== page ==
Therefore, the write data Din correspond to the L level, so that charges are accumulated in the memory cell (i,j). If the write data Din correspond to the H level, charges are not accumulated in the memory cell (i,j). In short, the charges are accumulated in the memory cell (i,j) in response to the level of the write data Din.

If the write enable signal WE does not designate the write operation, the selector 14 outputs read data Dout. So, the level of the write bit line WBit(j) matches with an inverse of the read data Dout.

Therefore, if the read data Dout correspond to the L level, charges are accumulated in the memory cell (i,j). If the read data Dout correspond to the H level, charges are not accumulated in the memory cell (i,j). So, charges similar to previous charges which are previously accumulated before the read operation are accumulated again in the memory cell (i,j). This completes a refresh operation of the memory cell (i,j).

Other memory cells such as the memory cell (i,j+1), which are disposed in the same row i other than the memory cell (i,j) located at the column j share the read word line RWrd(i) and the write word line WWrd(i) as well. Therefore, those memory cells perform operations similar to the foregoing operations of the memory cell (i,j) at the times T11 and T12. Namely, all of the memory cells disposed in the same row perform a series of operations as follows:

Read operation →Latch →New write operation

(or Rewrite operation)

Next, a description will be given with respect to level variations of the write word line WWrd by way of an example of the memory cell (i,j). When an access is made to a certain memory cell (e.g., memory cell (i+1,j)) which adjoins the memory cell (i,j) in a different row, level variations occur on the write word line WWrd(i+1) or the read word line RWrd(i+1). The write word line WWrd(i) is arranged between the ground line GND(i) and the read word line RWrd(i). So, the write word line WWrd(i+1) or the read word line RWrd(i+1) hardly interferes with the write word line WWrd(i). For this reason, the write word line WWrd(i) remains stable in level even when an access is made to the adjoining memory cell which adjoins the memory cell (i,j) in its different row.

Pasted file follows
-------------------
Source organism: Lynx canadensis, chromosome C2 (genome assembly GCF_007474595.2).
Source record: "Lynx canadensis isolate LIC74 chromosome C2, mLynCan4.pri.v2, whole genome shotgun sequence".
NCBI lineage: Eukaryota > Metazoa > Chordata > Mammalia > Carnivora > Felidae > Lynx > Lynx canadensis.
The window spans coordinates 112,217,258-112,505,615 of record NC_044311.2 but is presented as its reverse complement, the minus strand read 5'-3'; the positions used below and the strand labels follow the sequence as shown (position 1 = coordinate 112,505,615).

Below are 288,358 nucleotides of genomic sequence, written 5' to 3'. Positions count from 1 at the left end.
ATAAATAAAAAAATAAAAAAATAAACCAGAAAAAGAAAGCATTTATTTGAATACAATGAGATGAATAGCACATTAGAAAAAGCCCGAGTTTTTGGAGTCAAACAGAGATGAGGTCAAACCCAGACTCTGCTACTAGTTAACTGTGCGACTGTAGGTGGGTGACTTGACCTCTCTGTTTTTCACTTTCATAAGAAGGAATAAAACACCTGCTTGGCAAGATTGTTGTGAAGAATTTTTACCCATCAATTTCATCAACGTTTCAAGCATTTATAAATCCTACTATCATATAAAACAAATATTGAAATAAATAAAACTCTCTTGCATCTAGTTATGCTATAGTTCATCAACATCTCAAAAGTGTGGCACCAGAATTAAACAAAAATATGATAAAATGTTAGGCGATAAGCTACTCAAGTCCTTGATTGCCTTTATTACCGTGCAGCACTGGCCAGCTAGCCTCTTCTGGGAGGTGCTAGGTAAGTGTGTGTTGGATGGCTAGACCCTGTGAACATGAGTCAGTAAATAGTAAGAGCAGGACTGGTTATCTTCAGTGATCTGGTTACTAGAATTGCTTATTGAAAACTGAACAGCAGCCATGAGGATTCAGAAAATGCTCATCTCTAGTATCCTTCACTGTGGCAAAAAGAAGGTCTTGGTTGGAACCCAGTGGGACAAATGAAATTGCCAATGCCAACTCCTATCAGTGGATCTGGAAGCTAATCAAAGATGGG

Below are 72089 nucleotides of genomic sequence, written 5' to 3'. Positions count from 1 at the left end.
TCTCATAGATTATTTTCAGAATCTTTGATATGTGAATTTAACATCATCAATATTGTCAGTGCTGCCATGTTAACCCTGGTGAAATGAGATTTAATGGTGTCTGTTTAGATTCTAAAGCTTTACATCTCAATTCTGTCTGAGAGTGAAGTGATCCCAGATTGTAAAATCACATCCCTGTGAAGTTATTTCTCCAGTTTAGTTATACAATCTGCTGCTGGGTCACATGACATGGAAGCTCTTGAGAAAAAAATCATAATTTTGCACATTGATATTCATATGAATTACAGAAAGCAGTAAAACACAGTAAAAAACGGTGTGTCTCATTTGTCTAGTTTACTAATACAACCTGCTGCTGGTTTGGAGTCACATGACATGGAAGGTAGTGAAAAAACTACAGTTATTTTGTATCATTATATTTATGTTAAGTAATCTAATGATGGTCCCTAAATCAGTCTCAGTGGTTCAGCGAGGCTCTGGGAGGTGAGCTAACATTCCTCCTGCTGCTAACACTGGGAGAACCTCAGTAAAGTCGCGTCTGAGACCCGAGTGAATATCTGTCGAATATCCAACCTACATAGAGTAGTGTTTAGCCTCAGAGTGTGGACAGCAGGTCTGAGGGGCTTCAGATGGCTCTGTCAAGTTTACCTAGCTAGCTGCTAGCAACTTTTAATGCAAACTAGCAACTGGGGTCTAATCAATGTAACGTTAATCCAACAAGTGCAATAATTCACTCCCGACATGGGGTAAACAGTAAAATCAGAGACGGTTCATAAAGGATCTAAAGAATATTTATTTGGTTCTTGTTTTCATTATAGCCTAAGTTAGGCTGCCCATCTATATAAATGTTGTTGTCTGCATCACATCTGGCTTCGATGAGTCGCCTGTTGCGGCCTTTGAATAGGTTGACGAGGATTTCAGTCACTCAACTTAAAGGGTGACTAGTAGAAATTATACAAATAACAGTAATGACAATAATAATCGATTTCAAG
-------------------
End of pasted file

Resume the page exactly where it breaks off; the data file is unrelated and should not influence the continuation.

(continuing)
On the other hand, if an access is made to the memory cell (i,j) or its adjoining memory cell in the different row, level variations occur on the read word line RWrd(i), which interferes with its adjoining write word line WWrd(i). The memory cells which are disposed in the same row of the memory cell which is accessed perform a series of operations, in connection with the access, as follows:

Read operation →Latch →New write operation

(or Rewrite operation)

So, those memory cells do not have troubles due to leak of charges, which is caused to occur due to the level variations of the write word line WWrd(i).

As described above, the memory cell of the embodiment 1 is basically designed such that level variations hardly occur on the write word line WWrd even if the random access is made. So, it is possible to stabilize amounts of charges accumulated in the memory cells. Even in an exceptional case where due to the level variations, the read word line RWrd interferes with the write word line WWrd, the memory cells do not have troubles because of rewrite operations which are performed just after occurrence of the level variations of the read word line RWrd.

Incidentally, the sense amplifier and memory cell of the embodiment 1 are designed to have technical features as follows:

(i) The on-resistance between the source and drain of the transistor 11 is increased two times or more higher than the on-resistance of the transistor 2 or 3 of the memory cell.